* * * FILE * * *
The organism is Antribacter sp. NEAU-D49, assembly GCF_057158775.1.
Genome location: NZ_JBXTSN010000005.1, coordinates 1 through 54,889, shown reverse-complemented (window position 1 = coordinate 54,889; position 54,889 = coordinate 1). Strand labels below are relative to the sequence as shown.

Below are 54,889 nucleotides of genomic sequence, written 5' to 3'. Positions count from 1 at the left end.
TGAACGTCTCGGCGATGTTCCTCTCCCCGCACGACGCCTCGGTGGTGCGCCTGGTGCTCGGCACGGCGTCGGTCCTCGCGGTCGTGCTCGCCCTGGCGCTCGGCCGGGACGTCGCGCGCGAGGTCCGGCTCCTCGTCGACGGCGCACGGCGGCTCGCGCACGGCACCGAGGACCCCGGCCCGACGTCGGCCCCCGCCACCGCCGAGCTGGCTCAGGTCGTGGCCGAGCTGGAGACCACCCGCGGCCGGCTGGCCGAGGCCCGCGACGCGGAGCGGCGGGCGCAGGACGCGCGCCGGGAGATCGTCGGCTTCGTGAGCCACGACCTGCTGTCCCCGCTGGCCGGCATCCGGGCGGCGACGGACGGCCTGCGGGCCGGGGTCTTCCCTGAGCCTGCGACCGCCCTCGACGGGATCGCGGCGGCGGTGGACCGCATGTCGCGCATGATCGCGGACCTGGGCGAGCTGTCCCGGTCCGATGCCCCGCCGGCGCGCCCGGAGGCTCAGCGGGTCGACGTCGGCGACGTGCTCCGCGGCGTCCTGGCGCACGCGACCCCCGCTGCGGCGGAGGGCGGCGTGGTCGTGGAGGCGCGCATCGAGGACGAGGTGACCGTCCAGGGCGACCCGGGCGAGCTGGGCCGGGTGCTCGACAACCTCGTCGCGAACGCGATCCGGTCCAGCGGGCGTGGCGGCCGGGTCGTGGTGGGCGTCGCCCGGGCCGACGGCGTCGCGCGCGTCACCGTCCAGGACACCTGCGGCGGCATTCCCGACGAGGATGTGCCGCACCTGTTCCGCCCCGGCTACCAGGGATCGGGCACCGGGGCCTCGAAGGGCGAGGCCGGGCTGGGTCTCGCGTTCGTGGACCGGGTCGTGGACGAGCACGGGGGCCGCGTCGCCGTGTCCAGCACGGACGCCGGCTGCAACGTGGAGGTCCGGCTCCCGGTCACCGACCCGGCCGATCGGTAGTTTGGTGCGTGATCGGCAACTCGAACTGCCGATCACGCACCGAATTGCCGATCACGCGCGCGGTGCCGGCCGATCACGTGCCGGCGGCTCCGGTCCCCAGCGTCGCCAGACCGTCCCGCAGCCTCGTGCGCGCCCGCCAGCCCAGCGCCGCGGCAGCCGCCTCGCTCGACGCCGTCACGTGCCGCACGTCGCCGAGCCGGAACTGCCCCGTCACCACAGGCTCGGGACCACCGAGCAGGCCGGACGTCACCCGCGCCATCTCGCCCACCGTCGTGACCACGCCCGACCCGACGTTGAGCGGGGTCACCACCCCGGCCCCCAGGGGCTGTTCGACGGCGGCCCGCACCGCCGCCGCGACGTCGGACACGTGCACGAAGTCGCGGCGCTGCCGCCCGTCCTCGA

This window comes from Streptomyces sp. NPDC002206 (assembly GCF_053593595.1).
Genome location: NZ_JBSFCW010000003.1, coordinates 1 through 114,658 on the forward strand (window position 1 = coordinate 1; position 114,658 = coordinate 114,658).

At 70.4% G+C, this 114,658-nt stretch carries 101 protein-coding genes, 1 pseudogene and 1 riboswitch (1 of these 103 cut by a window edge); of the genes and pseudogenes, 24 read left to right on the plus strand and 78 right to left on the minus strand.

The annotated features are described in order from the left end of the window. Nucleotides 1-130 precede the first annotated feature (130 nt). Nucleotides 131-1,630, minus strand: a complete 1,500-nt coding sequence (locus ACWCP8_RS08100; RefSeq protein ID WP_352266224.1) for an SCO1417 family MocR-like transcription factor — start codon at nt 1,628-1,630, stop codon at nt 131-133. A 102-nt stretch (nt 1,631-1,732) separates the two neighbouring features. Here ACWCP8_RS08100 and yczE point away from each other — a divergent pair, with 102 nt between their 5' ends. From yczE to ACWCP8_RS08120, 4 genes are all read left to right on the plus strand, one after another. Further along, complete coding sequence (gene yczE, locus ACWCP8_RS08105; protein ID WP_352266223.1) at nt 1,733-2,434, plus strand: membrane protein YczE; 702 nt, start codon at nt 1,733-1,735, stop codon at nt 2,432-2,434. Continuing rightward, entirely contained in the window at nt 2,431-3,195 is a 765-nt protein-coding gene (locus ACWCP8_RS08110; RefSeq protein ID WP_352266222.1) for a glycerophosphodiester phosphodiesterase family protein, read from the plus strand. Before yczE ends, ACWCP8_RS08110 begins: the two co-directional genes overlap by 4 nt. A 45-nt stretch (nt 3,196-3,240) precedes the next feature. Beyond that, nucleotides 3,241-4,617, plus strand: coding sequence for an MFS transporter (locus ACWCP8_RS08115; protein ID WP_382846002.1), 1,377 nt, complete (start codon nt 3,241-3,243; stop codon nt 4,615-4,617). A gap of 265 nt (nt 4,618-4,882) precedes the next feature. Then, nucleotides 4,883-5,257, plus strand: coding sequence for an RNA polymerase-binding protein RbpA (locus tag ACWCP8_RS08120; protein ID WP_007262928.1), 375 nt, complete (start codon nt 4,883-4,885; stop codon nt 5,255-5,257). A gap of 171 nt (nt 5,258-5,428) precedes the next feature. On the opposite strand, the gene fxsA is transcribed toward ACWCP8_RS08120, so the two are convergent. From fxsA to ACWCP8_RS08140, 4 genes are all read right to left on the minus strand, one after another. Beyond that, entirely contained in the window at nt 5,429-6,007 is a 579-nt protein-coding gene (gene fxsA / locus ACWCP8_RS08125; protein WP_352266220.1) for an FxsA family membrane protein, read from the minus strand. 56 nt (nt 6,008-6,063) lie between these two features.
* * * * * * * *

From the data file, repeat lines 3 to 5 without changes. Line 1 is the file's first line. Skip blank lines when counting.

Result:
Below are 54,889 nucleotides of genomic sequence, written 5' to 3'. Positions count from 1 at the left end.
TGAACGTCTCGGCGATGTTCCTCTCCCCGCACGACGCCTCGGTGGTGCGCCTGGTGCTCGGCACGGCGTCGGTCCTCGCGGTCGTGCTCGCCCTGGCGCTCGGCCGGGACGTCGCGCGCGAGGTCCGGCTCCTCGTCGACGGCGCACGGCGGCTCGCGCACGGCACCGAGGACCCCGGCCCGACGTCGGCCCCCGCCACCGCCGAGCTGGCTCAGGTCGTGGCCGAGCTGGAGACCACCCGCGGCCGGCTGGCCGAGGCCCGCGACGCGGAGCGGCGGGCGCAGGACGCGCGCCGGGAGATCGTCGGCTTCGTGAGCCACGACCTGCTGTCCCCGCTGGCCGGCATCCGGGCGGCGACGGACGGCCTGCGGGCCGGGGTCTTCCCTGAGCCTGCGACCGCCCTCGACGGGATCGCGGCGGCGGTGGACCGCATGTCGCGCATGATCGCGGACCTGGGCGAGCTGTCCCGGTCCGATGCCCCGCCGGCGCGCCCGGAGGCTCAGCGGGTCGACGTCGGCGACGTGCTCCGCGGCGTCCTGGCGCACGCGACCCCCGCTGCGGCGGAGGGCGGCGTGGTCGTGGAGGCGCGCATCGAGGACGAGGTGACCGTCCAGGGCGACCCGGGCGAGCTGGGCCGGGTGCTCGACAACCTCGTCGCGAACGCGATCCGGTCCAGCGGGCGTGGCGGCCGGGTCGTGGTGGGCGTCGCCCGGGCCGACGGCGTCGCGCGCGTCACCGTCCAGGACACCTGCGGCGGCATTCCCGACGAGGATGTGCCGCACCTGTTCCGCCCCGGCTACCAGGGATCGGGCACCGGGGCCTCGAAGGGCGAGGCCGGGCTGGGTCTCGCGTTCGTGGACCGGGTCGTGGACGAGCACGGGGGCCGCGTCGCCGTGTCCAGCACGGACGCCGGCTGCAACGTGGAGGTCCGGCTCCCGGTCACCGACCCGGCCGATCGGTAGTTTGGTGCGTGATCGGCAACTCGAACTGCCGATCACGCACCGAATTGCCGATCACGCGCGCGGTGCCGGCCGATCACGTGCCGGCGGCTCCGGTCCCCAGCGTCGCCAGACCGTCCCGCAGCCTCGTGCGCGCCCGCCAGCCCAGCGCCGCGGCAGCCGCCTCGCTCGACGCCGTCACGTGCCGCACGTCGCCGAGCCGGAACTGCCCCGTCACCACAGGCTCGGGACCACCGAGCAGGCCGGACGTCACCCGCGCCATCTCGCCCACCGTCGTGACCACGCCCGACCCGACGTTGAGCGGGGTCACCACCCCGGCCCCCAGGGGCTGTTCGACGGCGGCCCGCACCGCCGCCGCGACGTCGGACACGTGCACGAAGTCGCGGCGCTGCCGCCCGTCCTCGA

This window comes from Streptomyces sp. NPDC002206 (assembly GCF_053593595.1).